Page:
Letter of the Day: Linking sustainable development to values and attitude
THE EDITOR, Sir:
I, without a doubt, strongly agree with the sentiments expressed by columnist Ian Boyne. The problems hindering Jamaica today is far beyond having an excellent finance minister. The views of Mr Boyne as a matter of fact, go beyond speculation, as it has been proven time and time again, that sustainable development is directly linked to values and attitudes.
In a research paper written by myself at the age of 15 titled "Education and Values : A symbiotic Reform" in 2014 , I stated " Jamaica is currently plagued with societal ills because the government and the public fail to see the importance of a balanced relationship between education and values" as matter of fact Mr Boyne and I are not the first to acknowledge that sustainable development was linked to values as our very Vision 2030 document stated that " for Jamaica to see sustainable growth we must return to the values our forefathers possessed such as integrity and respect".
While I commend our opposition leader on his acknowledgement of the fact that our economic crisis stemmed from the nation's lack of values, we must as a nation move from mere exceptional pieces of literature expressed during speeches to action. We must go back to the days when the community raised the child and not like these days when the community protects the perpetrator as seen in the cases of both Santoya and Kacayclia. As a nation, we can no longer be satisfied with a mere press release condemning the violent murders of those who have a bright future. No, now is the time when the government must tell us how they plan on stopping these violent crimes against our youth.
But the Jamaican populous won't inherit values at the flick of a wand. We need leaders who will show us the way. However, in Jamaica we have members of the parliament behaving like any vendor downtown.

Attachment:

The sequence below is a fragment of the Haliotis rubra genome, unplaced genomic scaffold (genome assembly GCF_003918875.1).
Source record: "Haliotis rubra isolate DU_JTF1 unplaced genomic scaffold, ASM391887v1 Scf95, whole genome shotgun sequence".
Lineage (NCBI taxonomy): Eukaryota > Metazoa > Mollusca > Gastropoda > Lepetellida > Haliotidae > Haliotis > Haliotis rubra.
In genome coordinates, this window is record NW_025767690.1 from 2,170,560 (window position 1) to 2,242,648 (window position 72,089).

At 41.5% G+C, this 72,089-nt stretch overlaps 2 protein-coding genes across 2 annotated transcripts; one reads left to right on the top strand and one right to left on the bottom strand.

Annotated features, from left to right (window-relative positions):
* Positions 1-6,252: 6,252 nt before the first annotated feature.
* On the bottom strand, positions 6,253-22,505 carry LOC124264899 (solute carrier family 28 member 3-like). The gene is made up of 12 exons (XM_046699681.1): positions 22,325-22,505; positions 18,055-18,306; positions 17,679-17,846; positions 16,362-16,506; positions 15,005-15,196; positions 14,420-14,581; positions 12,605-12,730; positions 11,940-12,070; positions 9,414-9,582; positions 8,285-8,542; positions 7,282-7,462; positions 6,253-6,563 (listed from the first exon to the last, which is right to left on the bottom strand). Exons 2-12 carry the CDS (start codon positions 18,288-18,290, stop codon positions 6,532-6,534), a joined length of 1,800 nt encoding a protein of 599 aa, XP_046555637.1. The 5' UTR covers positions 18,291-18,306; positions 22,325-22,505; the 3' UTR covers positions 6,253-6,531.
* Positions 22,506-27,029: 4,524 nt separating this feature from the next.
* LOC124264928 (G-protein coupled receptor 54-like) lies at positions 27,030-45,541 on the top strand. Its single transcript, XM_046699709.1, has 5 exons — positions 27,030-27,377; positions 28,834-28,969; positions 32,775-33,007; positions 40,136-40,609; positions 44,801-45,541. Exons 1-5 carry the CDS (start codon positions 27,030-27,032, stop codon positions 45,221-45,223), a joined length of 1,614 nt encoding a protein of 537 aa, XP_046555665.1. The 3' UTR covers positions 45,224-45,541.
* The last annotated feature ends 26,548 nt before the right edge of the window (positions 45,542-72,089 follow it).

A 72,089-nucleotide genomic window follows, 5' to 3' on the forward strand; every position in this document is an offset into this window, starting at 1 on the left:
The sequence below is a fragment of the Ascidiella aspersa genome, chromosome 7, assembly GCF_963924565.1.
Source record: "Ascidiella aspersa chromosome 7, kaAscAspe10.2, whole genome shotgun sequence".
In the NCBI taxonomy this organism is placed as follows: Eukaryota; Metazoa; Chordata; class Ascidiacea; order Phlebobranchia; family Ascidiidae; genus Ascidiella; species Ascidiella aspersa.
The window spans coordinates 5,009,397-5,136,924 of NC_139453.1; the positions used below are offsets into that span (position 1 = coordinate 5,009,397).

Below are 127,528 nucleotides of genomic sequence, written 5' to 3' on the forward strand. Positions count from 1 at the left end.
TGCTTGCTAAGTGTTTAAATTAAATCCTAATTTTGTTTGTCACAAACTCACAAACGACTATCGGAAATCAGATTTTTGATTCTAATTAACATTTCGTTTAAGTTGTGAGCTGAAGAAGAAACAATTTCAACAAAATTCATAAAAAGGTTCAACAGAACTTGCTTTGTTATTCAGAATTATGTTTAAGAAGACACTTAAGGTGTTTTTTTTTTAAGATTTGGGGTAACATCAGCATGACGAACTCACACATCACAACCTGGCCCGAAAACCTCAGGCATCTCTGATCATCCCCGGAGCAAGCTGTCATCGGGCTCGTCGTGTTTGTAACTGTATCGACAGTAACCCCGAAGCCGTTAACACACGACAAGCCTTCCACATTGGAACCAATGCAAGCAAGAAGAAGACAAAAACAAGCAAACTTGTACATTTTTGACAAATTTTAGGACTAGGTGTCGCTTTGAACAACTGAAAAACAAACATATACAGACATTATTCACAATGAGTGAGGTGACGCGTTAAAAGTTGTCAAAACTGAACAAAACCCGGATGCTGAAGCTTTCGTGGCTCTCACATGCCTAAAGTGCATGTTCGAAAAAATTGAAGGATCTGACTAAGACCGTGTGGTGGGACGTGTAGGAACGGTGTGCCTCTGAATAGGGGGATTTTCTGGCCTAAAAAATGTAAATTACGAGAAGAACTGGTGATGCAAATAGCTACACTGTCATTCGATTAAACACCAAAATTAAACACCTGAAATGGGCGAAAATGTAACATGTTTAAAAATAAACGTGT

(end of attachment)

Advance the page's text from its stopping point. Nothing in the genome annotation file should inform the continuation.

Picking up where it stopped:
My recommendations therefore?
To the members of the government and the opposition:
You must agree on one thing , if nothing else , that Jamaica is in dire need of values reform and members of either side of the house of parliament must work in unison to combat this problem.
To the Church and other advocacy groups:
Stop being silent! Let us not forget that Jamaica is a democracy and it is our job to hold the government responsible. We must not only speak out when the government seeks introduce a bill which we do not agree with ( such as the repeal of the buggery law or the decriminalization of marijuana) but it should be our constant duty to ensure that the government works in the best interest of the people and is never silent. We must never stop advocating for the best interest of the Jamaican populous:
To the public
Now is the time we must speak up, however not with placards and vulgar voices but with diplomacy: we must seek to stand and against child abuse , crime and corruption. We must break the silence and the "informa fi dead mentality".
To our nation's children:
Do not lose hope of the Vision 2030 dream because you are the very foundation of such a dream but work assiduously to change the current state of values in Jamaica.
Student , 16